Crude oil looking fatigued after its breakneck run higher

Oil refinery
David Scutt 125
By :  ,  Market Analyst

Crude oil is looking fatigued after its breakneck run higher, failing for two consecutive sessions to break convincingly through the $88 per barrel level. With RSI sitting in overbought territory and headlines boasting oil is on the longest wining streak in years, the technical and contrarian indicators are starting to flash warning signals about a potential near-term pullback. But with fundamentals underpinning this latest bout of strength, any pullback will provide an opportunity for traders to add or establish fresh longs.

Crude oil in beast mode

There’s no doubt about it; crude oil has been in beast mode since the start of July, and for good reason. Supply is being constricted by the world’s largest exporters – Saudi Arabia and Russia – who committed to maintaining the status quo until the end of the year earlier this week. Saudi will reduce production by one million barrels per day until December. Meanwhile, Russian exports will be cut by 300,000 barrels per day over the same period.

At the same time, demand is strong despite all the negativity about the global economy, especially in relation to China. According to data from the International Energy Agency, world fuel usage hit a record high 103 million barrels per day in June, boosted by air travel, power generation and petrochemical production in China. The agency forecasts demand for crude oil will lift by 2.2 million barrels per day this year, 70% of which will come from China. Meanwhile, global supply is tipped to increase by just 1.5 million barrels per day.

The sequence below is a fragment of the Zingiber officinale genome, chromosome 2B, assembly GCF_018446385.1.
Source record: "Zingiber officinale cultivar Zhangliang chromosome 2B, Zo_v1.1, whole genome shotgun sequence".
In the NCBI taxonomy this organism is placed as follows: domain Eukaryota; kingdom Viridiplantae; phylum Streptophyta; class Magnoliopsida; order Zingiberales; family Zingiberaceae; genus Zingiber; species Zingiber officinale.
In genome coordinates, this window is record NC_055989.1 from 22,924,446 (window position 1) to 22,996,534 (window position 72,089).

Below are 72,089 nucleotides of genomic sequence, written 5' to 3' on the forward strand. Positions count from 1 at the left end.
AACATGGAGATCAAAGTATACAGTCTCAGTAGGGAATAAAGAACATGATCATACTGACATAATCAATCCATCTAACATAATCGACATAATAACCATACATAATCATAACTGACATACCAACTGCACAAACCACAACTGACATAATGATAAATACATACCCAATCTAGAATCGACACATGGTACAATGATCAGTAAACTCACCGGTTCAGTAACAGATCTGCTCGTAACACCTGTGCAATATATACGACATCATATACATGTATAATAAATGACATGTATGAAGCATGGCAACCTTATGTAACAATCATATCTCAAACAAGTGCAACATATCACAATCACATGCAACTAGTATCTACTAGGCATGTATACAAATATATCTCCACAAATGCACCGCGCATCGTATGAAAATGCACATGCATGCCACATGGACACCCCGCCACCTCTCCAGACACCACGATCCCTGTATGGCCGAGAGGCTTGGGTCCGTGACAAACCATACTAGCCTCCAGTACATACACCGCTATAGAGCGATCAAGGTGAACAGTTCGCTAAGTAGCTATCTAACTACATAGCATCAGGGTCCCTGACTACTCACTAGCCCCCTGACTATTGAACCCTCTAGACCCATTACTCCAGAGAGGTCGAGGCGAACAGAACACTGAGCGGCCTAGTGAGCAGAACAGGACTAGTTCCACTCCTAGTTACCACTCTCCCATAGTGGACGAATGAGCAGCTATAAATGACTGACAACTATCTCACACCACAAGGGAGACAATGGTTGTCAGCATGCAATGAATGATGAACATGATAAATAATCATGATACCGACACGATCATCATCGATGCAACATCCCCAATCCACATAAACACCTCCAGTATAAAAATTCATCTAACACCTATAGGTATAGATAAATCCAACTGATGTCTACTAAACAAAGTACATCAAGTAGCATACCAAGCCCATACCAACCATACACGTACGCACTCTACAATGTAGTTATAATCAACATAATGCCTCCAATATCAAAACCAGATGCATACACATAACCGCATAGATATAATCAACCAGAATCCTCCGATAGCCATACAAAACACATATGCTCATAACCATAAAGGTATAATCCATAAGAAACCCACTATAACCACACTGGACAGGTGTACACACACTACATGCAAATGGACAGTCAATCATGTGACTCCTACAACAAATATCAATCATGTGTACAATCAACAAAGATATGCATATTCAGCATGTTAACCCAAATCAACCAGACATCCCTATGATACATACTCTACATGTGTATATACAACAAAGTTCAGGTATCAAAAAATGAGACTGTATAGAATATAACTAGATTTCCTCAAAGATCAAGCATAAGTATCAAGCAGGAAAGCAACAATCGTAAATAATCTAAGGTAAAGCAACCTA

As a result of the mismatch, oil inventories in developed nations have fallen to around 115 million barrels below their five-year average. In the United States, the largest consumer globally – stockpiles have fallen to lows not seen since late 2022 ahead of fresh data from the US Energy Administration on Thursday.

Fundamentals suggest crude oil dips will be shallow

With strong fundamentals underpinning the market, it comes as no surprise that US crude prices have surged over 30% in a little over two months, including 13% over the past two weeks, leaving it at the highest level since November. It also means that in the absence of a sharp deterioration in the US economy, or a reversal of the OPEC+ restrictions on supply, pullbacks are likely to be limited in the near-term.

But we may be on the cusp of one right now. It’s moved a long way fast and everyone seems bullish, creating an opportunity to lean against stretched positioning. However, the risk-reward does not favour meaningful downside, but nor does buying right now given the run we’ve had. As such, if we do ease lower, it will offer an attractive entry point to establish long position.

Dips towards $86 per barrel or even slightly below may be suitable for such a trade given it sits above a meaningful support zone beginning at $84.50 per barrel. A stop below the bottom of that zone at $83.50 will offer protection against a trend reversal. On the topside, $88 per barrel is a level that must be overcome after two consecutive failures. A break there puts crude on target to move towards $93 per barrel.

Crude Sept 7

Source: Trading View

-- Written by David Scutt

Follow David on Twitter @scutty


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